What Recently Proposed Student Loan Changes Mean for Borrowers

By Rachel Puryear

Student debt, especially where the borrower has trouble keeping up with the payments and interest; eats into the ability to save and invest money. Therefore, progress on student loans which helps borrowers pay less frees up money to build wealth, and is good for greater prosperity.

If you or someone you love owes student loan debt, you will want to be aware of proposed changes that the Biden administration recently announced to the REPAYE program (Revised Pay As You Earn, the most advantageous income-based repayment program for eligible borrowers).

These changes might help you or a loved one get out of debt faster – or, at the very least, stop the balance from getting ever bigger.

The proposed changes will be open for public comment for 30 days, then may take effect later this year. (If you or a loved one needs and benefits from this relief, I encourage you to comment! See below for the link for public comment.)

Here’s the scoop:

Graduation cap on pile of cash.

The Current Extension of the Pause

Last year, the student loan pause had been set to expire on December 31, 2022. However, given recent legal challenges to the Biden Administration’s 2022 loan forgiveness program, the pause has been extended again.

At this time, payments are set to resume either (1) When the Department of Education is allowed to implement the aforementioned loan forgiveness program, or (2) After the litigation is resolved. However, if neither of those things has happened by June 30, 2023, then payments will resume 60 days after that – which is August 29, 2023.

So the exact date is currently uncertain, and will remain to be seen.

Reduced Monthly Payments for Lower-Income Borrowers

Under the current REPAYE program, a borrower’s monthly payments are calculated based upon 10% of a borrower’s discretionary income.

The new proposed change would instead cap the monthly payments at 5% of a borrower’s discretionary income. This cuts monthly payments in half for many lower-income borrowers.

Furthermore, borrowers making less than a specified threshold (for example, $30,500 for single borrowers, $62,400 for a borrower in a family of four) will have $0 monthly payments.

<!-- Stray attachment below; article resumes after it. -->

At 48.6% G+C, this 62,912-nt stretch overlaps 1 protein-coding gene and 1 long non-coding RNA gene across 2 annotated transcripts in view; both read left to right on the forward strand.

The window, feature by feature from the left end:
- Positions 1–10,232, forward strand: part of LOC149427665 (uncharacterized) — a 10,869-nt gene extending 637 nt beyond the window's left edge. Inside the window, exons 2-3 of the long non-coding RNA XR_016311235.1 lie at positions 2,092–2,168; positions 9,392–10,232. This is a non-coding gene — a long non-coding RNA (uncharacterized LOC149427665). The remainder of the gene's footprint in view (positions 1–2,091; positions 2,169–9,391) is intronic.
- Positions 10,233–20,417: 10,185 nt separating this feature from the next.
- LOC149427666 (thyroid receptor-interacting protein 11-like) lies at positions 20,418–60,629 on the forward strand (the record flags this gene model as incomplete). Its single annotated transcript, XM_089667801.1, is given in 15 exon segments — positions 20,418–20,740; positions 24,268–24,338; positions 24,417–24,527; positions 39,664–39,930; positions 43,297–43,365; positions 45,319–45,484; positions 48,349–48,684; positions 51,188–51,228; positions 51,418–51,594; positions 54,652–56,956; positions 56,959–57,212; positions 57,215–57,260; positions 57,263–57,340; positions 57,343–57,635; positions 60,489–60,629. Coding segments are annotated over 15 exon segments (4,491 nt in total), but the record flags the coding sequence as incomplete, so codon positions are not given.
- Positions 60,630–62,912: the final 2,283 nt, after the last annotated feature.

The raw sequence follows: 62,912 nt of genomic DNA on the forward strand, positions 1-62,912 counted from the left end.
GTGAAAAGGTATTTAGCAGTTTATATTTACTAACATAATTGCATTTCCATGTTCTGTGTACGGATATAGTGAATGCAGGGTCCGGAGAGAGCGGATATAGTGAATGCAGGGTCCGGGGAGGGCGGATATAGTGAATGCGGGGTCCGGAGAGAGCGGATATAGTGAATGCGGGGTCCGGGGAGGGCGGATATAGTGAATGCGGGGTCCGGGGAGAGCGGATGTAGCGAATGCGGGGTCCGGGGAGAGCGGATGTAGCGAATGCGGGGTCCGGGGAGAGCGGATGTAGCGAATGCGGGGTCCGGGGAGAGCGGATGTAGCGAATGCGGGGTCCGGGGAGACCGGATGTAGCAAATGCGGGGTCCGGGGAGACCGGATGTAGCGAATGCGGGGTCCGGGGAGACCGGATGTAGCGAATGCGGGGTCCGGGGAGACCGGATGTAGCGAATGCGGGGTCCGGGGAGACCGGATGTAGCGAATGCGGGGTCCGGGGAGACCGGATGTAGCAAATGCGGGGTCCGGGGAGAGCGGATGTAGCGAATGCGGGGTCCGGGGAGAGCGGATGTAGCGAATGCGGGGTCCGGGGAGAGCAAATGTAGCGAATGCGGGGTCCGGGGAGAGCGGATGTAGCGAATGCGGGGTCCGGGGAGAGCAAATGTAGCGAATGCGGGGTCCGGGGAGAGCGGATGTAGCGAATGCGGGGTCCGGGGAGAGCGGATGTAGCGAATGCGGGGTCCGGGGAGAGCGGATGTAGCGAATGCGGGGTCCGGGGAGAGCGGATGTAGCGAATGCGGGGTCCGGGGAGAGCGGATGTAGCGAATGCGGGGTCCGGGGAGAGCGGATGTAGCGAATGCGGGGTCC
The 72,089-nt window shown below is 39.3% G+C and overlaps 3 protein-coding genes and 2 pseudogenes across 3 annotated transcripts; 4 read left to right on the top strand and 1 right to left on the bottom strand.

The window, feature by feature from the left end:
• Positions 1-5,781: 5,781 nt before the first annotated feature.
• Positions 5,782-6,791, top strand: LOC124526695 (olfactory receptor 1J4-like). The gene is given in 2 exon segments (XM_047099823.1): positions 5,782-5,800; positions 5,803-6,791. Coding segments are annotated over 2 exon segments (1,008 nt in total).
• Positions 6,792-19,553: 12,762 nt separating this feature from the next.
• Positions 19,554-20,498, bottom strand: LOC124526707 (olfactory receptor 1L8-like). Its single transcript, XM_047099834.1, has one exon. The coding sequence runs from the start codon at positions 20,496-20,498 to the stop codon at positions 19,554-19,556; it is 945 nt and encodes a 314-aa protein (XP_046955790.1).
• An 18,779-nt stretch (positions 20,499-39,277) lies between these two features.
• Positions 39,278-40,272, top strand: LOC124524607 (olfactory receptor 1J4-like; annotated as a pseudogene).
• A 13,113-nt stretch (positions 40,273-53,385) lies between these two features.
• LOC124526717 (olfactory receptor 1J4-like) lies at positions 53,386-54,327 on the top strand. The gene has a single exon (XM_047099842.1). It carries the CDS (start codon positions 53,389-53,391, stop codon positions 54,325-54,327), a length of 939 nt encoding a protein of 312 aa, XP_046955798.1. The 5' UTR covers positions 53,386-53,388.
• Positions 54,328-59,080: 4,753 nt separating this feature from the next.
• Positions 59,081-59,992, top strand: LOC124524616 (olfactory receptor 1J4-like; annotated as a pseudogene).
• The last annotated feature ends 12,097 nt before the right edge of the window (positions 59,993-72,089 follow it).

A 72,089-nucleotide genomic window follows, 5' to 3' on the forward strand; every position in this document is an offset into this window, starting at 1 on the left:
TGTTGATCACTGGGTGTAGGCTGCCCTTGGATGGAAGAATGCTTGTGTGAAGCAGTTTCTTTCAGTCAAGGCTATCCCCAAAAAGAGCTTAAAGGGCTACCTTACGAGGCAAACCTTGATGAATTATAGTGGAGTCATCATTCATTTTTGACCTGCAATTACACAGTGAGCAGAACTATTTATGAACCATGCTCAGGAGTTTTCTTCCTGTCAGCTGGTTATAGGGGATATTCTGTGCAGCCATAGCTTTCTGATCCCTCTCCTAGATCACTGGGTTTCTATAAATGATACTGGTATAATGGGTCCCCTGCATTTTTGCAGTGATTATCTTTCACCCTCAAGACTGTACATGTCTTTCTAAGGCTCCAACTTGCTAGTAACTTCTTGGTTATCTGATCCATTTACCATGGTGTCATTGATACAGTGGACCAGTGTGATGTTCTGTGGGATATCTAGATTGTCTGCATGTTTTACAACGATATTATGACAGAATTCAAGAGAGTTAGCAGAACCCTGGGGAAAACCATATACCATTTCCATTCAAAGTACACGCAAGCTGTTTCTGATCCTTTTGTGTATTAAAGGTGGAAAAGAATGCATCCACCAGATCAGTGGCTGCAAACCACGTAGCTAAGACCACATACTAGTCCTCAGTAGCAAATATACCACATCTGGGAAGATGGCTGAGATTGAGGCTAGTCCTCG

Changes to How Interest Accrues on Student Debt

For anyone whose debt has snowballed since they graduated because they have not even been able to keep up with the interest, this change is critically important.

For borrowers with $0 monthly payments, no interest will be charged to their loan so long as that’s the case.

Furthermore, for borrowers in REPAYE whose monthly payment does not cover the full amount of interest that would normally be charged to their loan each month, the amount of interest in excess of their monthly payment is waived.

This means that even if a borrower cannot pay down their loan, that the interest will not keep ballooning the amount owed, the latter of which results in loan balances growing over time instead of coming down.

The balance coming down is ideal. But if it cannot come down, at least keeping it from increasing also helps.

Automatically Enrolling At-Risk Borrowers

For borrowers behind on their payments, they would be automatically enrolled in REPAYE. Without having to ask. This skips over all those bureaucratic steps, and can help prevent credit-ruining, life-ruining student loan default.

Better Path to Loan Forgiveness

Currently, total loan forgiveness is available under REPAYE after 20 (undergraduate) to 25 (graduate or professional) loans.

However, borrowers with an original balance under $12,000.00 would be eligible after ten years, plus an additional year for each $1,000.00.

It’s not clear what happens to those whose original balances were more than $25,000.00, to where forgiveness after 25 years would get them out of debt sooner than $1,000.00 forgiven each year. Perhaps that’s something to clarify in public comments.

Furthermore, people in situations beyond solely economic hardship would be eligible for credit towards forgiveness, even if their loans are deferred. This would include people undergoing cancer treatments, and serving in the military.

Additional Tip for Those Trying to Pay Down Debt During the Pause

If your student loans are paused and you are able to pay down some of your debt in the meantime, it can be a great time to do so and reduce the principal.

Here’s a way to maximize that strategy, too – instead of making the payments regularly to your lender during the pause, set aside the money you will be paying in an interest bearing account, and only pay it right before the pause is lifted. That way, you can earn some passive interest money on it and pay even more debt down, before you have to start paying again.

Make Your Voice Heard!

There’s a loud, vocal, smug, anti-intellectual faction in the United States which vigorously opposes any kind of student loan relief, and they will scream nonsense about “personal responsibility” and “but, but, I had to pay my loan!” without appreciating the reasons why people actually get into so much student debt, and how corrupt and predatory the student loan industry has been for many years.

Accordingly, make sure you get heard, and that these people don’t shout you down. Add your voice to the discussion, and participate in this important conversation.

Go here to make your public comments heard!


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Thank you, dear readers, for reading, following, and sharing. Here’s to more relief for student loan borrowers.

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